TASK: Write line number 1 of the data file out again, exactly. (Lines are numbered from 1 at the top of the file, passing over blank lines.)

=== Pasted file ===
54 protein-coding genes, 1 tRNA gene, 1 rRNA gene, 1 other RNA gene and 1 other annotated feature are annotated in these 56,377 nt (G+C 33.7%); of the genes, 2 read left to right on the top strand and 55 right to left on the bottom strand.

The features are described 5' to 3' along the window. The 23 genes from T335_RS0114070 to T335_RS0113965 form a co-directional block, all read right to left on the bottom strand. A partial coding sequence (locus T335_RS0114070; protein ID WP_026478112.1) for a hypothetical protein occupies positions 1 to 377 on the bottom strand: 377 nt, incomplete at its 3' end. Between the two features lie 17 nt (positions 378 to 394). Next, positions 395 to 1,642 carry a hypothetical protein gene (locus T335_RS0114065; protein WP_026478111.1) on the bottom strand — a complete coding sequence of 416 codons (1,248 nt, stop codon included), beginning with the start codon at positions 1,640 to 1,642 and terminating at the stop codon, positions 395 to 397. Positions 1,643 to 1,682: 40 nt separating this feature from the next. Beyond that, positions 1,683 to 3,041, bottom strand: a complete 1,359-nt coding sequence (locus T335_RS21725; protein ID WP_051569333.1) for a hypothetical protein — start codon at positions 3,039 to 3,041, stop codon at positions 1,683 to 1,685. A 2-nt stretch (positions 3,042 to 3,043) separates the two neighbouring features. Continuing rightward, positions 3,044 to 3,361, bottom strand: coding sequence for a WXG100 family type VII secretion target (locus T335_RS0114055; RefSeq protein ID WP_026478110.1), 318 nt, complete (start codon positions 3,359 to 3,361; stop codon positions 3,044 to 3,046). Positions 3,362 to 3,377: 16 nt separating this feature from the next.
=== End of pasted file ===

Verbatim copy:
54 protein-coding genes, 1 tRNA gene, 1 rRNA gene, 1 other RNA gene and 1 other annotated feature are annotated in these 56,377 nt (G+C 33.7%); of the genes, 2 read left to right on the top strand and 55 right to left on the bottom strand.